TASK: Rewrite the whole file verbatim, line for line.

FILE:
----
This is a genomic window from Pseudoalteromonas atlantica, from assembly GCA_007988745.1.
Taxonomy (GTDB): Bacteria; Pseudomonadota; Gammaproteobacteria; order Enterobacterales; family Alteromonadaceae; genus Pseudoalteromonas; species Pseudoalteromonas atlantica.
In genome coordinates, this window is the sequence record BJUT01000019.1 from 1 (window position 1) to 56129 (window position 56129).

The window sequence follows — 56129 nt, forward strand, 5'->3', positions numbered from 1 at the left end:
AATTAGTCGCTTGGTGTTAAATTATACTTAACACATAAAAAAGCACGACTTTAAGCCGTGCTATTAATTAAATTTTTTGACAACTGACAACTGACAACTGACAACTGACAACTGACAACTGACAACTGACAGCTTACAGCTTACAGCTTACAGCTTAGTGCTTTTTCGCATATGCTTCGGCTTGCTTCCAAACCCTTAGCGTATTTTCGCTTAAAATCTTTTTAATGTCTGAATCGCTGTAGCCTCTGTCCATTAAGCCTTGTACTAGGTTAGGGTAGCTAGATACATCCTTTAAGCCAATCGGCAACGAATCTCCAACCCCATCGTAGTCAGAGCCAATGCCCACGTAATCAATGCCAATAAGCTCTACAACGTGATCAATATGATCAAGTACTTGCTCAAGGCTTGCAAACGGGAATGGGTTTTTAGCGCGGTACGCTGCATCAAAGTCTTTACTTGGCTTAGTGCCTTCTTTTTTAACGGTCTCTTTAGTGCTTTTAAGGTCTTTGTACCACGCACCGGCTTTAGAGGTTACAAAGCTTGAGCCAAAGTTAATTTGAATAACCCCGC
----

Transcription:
This is a genomic window from Pseudoalteromonas atlantica, from assembly GCA_007988745.1.
Taxonomy (GTDB): Bacteria; Pseudomonadota; Gammaproteobacteria; order Enterobacterales; family Alteromonadaceae; genus Pseudoalteromonas; species Pseudoalteromonas atlantica.
In genome coordinates, this window is the sequence record BJUT01000019.1 from 1 (window position 1) to 56129 (window position 56129).

The window sequence follows — 56129 nt, forward strand, 5'->3', positions numbered from 1 at the left end:
AATTAGTCGCTTGGTGTTAAATTATACTTAACACATAAAAAAGCACGACTTTAAGCCGTGCTATTAATTAAATTTTTTGACAACTGACAACTGACAACTGACAACTGACAACTGACAACTGACAACTGACAGCTTACAGCTTACAGCTTACAGCTTAGTGCTTTTTCGCATATGCTTCGGCTTGCTTCCAAACCCTTAGCGTATTTTCGCTTAAAATCTTTTTAATGTCTGAATCGCTGTAGCCTCTGTCCATTAAGCCTTGTACTAGGTTAGGGTAGCTAGATACATCCTTTAAGCCAATCGGCAACGAATCTCCAACCCCATCGTAGTCAGAGCCAATGCCCACGTAATCAATGCCAATAAGCTCTACAACGTGATCAATATGATCAAGTACTTGCTCAAGGCTTGCAAACGGGAATGGGTTTTTAGCGCGGTACGCTGCATCAAAGTCTTTACTTGGCTTAGTGCCTTCTTTTTTAACGGTCTCTTTAGTGCTTTTAAGGTCTTTGTACCACGCACCGGCTTTAGAGGTTACAAAGCTTGAGCCAAAGTTAATTTGAATAACCCCGC